A novel LED irradiation system developed by the Ferdinand-Braun-Institut aims to kill microorganisms with ultra-shortwave UV light – without side effects. Dr Sven Einfeldt talks to HEQ about its potential implications.
According to the World Health Organization hospital-associated infections (HAI) affect hundreds of millions of patients worldwide every year, leading to large numbers of deaths and having a significant economic impact on health systems. Multi-drug resistant (MDR) pathogens are the cause of many of these infections, which do not respond to existing antimicrobial treatments such as antibiotics. Researchers across the globe are working to find alternative approaches to tackling MDR pathogens and UVC light has been proven to successfully destroy microorganisms without allowing resistances to develop.
Within the framework of their Joint Lab GaN Optoelectronics, the Ferdinand-Braun-Institut and Technische Universität Berlin have developed LEDs emitting in the far-ultraviolet (UV) spectral range. Their light does not penetrate into the living layers of the skin because of their high degree of absorption and while tests are ongoing it is anticipated that their use will not damage or put any strain on the skin, in contrast to the use of longwave UVC radiation.
The first prototype was delivered to the Department of Dermatology at Charité – Universitätsmedizin Berlin, which will be conducting dose-dependent investigations of possible DNA damage to irradiated skin. A second device is being tested for microbicidal effectiveness at the Institute for Hygiene and Environmental Medicine of the University Medicine Center Greifswald. The tests will determine how effectively the UV LED emitters kill MDR pathogens at 233nm and compare the results with those of UV lamps with emission at 254nm and 222nm.
LEDs are particularly small and can be used to create miniaturised irradiation systems, which bring many benefits and could be used endoscopically in body orifices or as handheld devices.
Dr Sven Einfeldt, of the Joint Lab GaN Optoelectronics at the Ferdinand-Braun-Institut, spoke to HEQ about the drivers for creating the system and its potential implications.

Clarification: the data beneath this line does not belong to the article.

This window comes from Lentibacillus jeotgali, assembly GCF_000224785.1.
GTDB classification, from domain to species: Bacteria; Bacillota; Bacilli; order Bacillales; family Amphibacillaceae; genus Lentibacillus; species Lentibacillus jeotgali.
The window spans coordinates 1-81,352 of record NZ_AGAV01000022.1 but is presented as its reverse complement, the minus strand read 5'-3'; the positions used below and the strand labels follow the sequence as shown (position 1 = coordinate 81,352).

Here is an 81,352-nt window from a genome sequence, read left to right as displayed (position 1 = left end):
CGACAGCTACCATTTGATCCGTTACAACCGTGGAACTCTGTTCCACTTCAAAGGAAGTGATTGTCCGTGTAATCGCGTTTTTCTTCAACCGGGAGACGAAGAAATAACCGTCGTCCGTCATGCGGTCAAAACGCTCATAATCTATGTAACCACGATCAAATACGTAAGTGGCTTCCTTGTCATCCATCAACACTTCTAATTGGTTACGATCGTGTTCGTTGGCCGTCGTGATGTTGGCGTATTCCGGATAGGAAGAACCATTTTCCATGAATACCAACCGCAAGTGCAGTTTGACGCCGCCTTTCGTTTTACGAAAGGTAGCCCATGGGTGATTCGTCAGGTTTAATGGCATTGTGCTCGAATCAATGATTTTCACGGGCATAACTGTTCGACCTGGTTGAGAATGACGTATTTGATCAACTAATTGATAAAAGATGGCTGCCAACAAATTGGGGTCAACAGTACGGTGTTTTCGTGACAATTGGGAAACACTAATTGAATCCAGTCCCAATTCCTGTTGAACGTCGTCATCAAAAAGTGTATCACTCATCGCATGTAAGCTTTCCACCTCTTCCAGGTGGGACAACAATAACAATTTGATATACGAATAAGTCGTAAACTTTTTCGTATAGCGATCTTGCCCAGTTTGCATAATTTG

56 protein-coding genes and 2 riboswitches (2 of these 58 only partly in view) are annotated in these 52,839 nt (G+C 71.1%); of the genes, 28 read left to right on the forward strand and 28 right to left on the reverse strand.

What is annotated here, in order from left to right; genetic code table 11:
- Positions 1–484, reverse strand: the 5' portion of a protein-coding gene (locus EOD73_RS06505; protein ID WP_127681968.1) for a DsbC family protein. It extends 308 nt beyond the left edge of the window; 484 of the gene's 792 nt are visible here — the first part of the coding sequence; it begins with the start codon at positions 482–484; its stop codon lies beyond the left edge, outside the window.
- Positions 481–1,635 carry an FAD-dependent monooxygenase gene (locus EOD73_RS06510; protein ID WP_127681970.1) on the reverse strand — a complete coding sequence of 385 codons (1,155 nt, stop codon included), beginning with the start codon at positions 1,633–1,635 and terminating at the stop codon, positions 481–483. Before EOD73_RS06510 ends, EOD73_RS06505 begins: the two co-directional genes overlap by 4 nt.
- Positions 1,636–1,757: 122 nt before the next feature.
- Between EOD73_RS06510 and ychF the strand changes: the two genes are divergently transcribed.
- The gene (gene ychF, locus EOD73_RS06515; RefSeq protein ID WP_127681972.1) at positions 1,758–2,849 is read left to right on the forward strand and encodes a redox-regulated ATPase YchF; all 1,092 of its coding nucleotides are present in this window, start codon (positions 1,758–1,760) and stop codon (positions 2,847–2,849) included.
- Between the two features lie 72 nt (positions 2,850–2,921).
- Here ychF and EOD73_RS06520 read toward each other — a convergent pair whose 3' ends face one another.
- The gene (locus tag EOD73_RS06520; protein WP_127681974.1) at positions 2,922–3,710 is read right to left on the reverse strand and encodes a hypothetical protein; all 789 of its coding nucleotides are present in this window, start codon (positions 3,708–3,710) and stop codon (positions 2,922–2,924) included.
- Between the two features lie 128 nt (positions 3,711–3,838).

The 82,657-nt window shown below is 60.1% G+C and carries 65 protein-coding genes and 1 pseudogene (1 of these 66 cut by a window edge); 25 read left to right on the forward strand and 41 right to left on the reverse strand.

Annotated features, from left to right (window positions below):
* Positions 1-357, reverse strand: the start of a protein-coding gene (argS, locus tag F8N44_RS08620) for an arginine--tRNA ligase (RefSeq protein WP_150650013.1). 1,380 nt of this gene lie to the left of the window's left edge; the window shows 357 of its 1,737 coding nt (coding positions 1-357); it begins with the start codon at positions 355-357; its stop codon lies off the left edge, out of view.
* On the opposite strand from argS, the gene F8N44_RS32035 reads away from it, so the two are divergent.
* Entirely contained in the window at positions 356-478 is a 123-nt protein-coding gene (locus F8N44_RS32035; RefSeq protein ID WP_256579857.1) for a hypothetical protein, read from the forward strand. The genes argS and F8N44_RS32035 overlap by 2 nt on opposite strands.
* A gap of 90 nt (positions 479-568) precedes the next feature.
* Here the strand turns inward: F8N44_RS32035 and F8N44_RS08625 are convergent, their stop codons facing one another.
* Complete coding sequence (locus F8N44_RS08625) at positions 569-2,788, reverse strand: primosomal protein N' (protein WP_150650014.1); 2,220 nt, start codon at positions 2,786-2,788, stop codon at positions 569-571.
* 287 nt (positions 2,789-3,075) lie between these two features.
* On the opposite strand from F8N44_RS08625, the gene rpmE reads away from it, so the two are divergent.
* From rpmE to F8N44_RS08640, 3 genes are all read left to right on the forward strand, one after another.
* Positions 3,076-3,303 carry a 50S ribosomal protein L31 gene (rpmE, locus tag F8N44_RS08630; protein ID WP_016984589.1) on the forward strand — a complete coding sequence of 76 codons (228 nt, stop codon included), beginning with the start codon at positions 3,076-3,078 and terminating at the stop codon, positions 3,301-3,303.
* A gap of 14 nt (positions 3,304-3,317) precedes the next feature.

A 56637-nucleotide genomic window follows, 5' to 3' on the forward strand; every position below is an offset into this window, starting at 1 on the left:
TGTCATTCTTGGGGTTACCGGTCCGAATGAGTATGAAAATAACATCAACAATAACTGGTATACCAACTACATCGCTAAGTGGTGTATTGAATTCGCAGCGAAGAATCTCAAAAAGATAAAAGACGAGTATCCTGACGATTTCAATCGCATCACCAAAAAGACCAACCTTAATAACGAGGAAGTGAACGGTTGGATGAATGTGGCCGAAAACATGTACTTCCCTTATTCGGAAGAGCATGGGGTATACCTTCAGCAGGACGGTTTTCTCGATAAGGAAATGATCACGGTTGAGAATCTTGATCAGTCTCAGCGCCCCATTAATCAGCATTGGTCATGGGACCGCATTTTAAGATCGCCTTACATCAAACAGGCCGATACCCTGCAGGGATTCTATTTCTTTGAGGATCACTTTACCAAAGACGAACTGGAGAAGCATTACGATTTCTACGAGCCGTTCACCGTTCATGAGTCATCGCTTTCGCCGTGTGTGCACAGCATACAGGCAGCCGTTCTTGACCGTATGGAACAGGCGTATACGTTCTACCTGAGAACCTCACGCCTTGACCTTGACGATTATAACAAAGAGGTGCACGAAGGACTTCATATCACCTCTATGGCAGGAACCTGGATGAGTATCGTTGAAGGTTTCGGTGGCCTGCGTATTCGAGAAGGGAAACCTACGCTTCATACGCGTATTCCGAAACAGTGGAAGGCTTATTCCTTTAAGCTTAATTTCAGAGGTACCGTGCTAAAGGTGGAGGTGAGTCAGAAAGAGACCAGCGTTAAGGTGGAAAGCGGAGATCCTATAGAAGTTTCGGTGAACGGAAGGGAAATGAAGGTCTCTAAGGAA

How much of an issue are hospital-associated infections? Why are they so difficult to prevent?
I’m a physicist, so I can only cite our co-operation partners working in the field of medicine, but they tell us all the time how big of an issue that is. Not only in hospitals, but generally in infections with multi-drug resistant organisms.
The Robert Koch Institute in Berlin, Germany, says there are 400,000 to 600,000 infections with these hospital germs every year in Germany, and about 10,000 to 20,000 people die from them. If you consider the situation worldwide, about 700,000 are expected to die every year from these infections. That is a huge number and the trend is rising.
Our partners told us that some estimations say that in the year 2050 about 10 million people will die from these multi-drug resistant organisms worldwide. That is actually going to be larger than the number of people dying from cancer in the year 2050. How realistic that expectation is I don’t know, but we are talking about large numbers.
The main reason why HAIs are difficult to prevent is that in hospitals, there are many patients with wounds where the pathogens can attack, but we also use a lot of antibiotics in hospitals; and while these help in the short term, in the long term this promotes organisms that are resistant. The problem becomes more significant over time because these resistant microorganisms are then hard to combat with antibiotics.
What were the main drivers for you developing the LED irradiation system? What were your ultimate aims and objectives?
I am at the Ferdinand-Braun-Institut and we are working closely with the Technische Universität Berlin, and we have both been developing LEDs emitting in the ultraviolet spectrum range for many years. Initially, we were developing LEDs in the UVB range and near-UVC range: these are longer wavelength UV LEDs, because we were considering applications like curing of materials, or treating skin diseases, or disinfecting drinking water. But we began asking ourselves just from a critical or technological point of view, can we go much, much shorter in the wavelength? What is the shortest wavelength we can achieve with an LED? Can we go to the far-UVC range? And we started to develop these LEDs.
One of our current partners from the medical field contacted us and told us about some very recent developments in the USA, where a group started to use far-UVC light to inactivate microorganisms, and they observed that this particular far-UVC light caused very little damage to the skin. They were using lamps, but we thought that we could also do it with LEDs and we started to investigate that because we were convinced that LED is a better far-UVC light source than a lamp at least in certain respects. So, that was the starting point for moving into this area. Can we use far-UVC radiation to inactivate and remove microorganisms without harming the skin when we apply this radiation directly on living beings?